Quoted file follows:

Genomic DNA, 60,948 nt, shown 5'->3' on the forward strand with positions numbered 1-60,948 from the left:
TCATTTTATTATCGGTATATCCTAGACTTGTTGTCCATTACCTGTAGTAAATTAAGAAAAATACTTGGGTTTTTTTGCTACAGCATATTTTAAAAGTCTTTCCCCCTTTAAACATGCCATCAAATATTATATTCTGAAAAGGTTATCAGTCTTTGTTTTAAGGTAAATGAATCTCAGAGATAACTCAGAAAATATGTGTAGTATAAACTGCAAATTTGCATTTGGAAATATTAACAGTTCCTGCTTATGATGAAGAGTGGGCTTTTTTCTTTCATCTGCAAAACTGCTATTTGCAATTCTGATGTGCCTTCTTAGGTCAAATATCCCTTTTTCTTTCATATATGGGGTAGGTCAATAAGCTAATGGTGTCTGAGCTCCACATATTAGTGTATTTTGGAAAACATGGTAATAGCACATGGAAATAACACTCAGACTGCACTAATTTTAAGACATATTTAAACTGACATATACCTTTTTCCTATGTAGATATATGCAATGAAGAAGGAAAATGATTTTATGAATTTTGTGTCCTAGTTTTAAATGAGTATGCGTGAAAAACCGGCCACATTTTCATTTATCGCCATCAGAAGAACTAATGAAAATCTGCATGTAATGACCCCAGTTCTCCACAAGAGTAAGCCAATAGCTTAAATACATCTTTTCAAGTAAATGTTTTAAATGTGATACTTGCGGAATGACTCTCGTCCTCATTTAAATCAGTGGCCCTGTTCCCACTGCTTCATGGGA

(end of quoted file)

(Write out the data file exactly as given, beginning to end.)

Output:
Genomic DNA, 60,948 nt, shown 5'->3' on the forward strand with positions numbered 1-60,948 from the left:
TCATTTTATTATCGGTATATCCTAGACTTGTTGTCCATTACCTGTAGTAAATTAAGAAAAATACTTGGGTTTTTTTGCTACAGCATATTTTAAAAGTCTTTCCCCCTTTAAACATGCCATCAAATATTATATTCTGAAAAGGTTATCAGTCTTTGTTTTAAGGTAAATGAATCTCAGAGATAACTCAGAAAATATGTGTAGTATAAACTGCAAATTTGCATTTGGAAATATTAACAGTTCCTGCTTATGATGAAGAGTGGGCTTTTTTCTTTCATCTGCAAAACTGCTATTTGCAATTCTGATGTGCCTTCTTAGGTCAAATATCCCTTTTTCTTTCATATATGGGGTAGGTCAATAAGCTAATGGTGTCTGAGCTCCACATATTAGTGTATTTTGGAAAACATGGTAATAGCACATGGAAATAACACTCAGACTGCACTAATTTTAAGACATATTTAAACTGACATATACCTTTTTCCTATGTAGATATATGCAATGAAGAAGGAAAATGATTTTATGAATTTTGTGTCCTAGTTTTAAATGAGTATGCGTGAAAAACCGGCCACATTTTCATTTATCGCCATCAGAAGAACTAATGAAAATCTGCATGTAATGACCCCAGTTCTCCACAAGAGTAAGCCAATAGCTTAAATACATCTTTTCAAGTAAATGTTTTAAATGTGATACTTGCGGAATGACTCTCGTCCTCATTTAAATCAGTGGCCCTGTTCCCACTGCTTCATGGGA